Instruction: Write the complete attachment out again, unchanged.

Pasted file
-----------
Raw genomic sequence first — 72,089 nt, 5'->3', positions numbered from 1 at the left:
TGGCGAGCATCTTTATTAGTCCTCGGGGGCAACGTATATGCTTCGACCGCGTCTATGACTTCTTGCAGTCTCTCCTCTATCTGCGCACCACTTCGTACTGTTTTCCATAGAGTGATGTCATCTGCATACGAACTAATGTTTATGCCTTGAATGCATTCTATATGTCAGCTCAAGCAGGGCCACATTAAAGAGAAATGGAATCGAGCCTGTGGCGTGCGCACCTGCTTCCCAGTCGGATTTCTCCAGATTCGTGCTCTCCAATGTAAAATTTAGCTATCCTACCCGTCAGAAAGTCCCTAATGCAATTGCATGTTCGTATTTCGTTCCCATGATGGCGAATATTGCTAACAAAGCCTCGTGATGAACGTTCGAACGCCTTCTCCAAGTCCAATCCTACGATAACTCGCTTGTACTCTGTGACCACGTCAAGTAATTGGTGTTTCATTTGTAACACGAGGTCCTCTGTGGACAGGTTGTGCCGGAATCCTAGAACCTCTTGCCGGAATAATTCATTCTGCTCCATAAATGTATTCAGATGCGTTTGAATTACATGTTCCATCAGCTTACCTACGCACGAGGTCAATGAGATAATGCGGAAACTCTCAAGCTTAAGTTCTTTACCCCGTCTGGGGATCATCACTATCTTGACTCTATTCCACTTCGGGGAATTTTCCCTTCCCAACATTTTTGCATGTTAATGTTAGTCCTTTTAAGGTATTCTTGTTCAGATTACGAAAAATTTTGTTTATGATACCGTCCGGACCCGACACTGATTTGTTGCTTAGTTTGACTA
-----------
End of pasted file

Raw genomic sequence first — 72,089 nt, 5'->3', positions numbered from 1 at the left:
TGGCGAGCATCTTTATTAGTCCTCGGGGGCAACGTATATGCTTCGACCGCGTCTATGACTTCTTGCAGTCTCTCCTCTATCTGCGCACCACTTCGTACTGTTTTCCATAGAGTGATGTCATCTGCATACGAACTAATGTTTATGCCTTGAATGCATTCTATATGTCAGCTCAAGCAGGGCCACATTAAAGAGAAATGGAATCGAGCCTGTGGCGTGCGCACCTGCTTCCCAGTCGGATTTCTCCAGATTCGTGCTCTCCAATGTAAAATTTAGCTATCCTACCCGTCAGAAAGTCCCTAATGCAATTGCATGTTCGTATTTCGTTCCCATGATGGCGAATATTGCTAACAAAGCCTCGTGATGAACGTTCGAACGCCTTCTCCAAGTCCAATCCTACGATAACTCGCTTGTACTCTGTGACCACGTCAAGTAATTGGTGTTTCATTTGTAACACGAGGTCCTCTGTGGACAGGTTGTGCCGGAATCCTAGAACCTCTTGCCGGAATAATTCATTCTGCTCCATAAATGTATTCAGATGCGTTTGAATTACATGTTCCATCAGCTTACCTACGCACGAGGTCAATGAGATAATGCGGAAACTCTCAAGCTTAAGTTCTTTACCCCGTCTGGGGATCATCACTATCTTGACTCTATTCCACTTCGGGGAATTTTCCCTTCCCAACATTTTTGCATGTTAATGTTAGTCCTTTTAAGGTATTCTTGTTCAGATTACGAAAAATTTTGTTTATGATACCGTCCGGACCCGACACTGATTTGTTGCTTAGTTTGACTA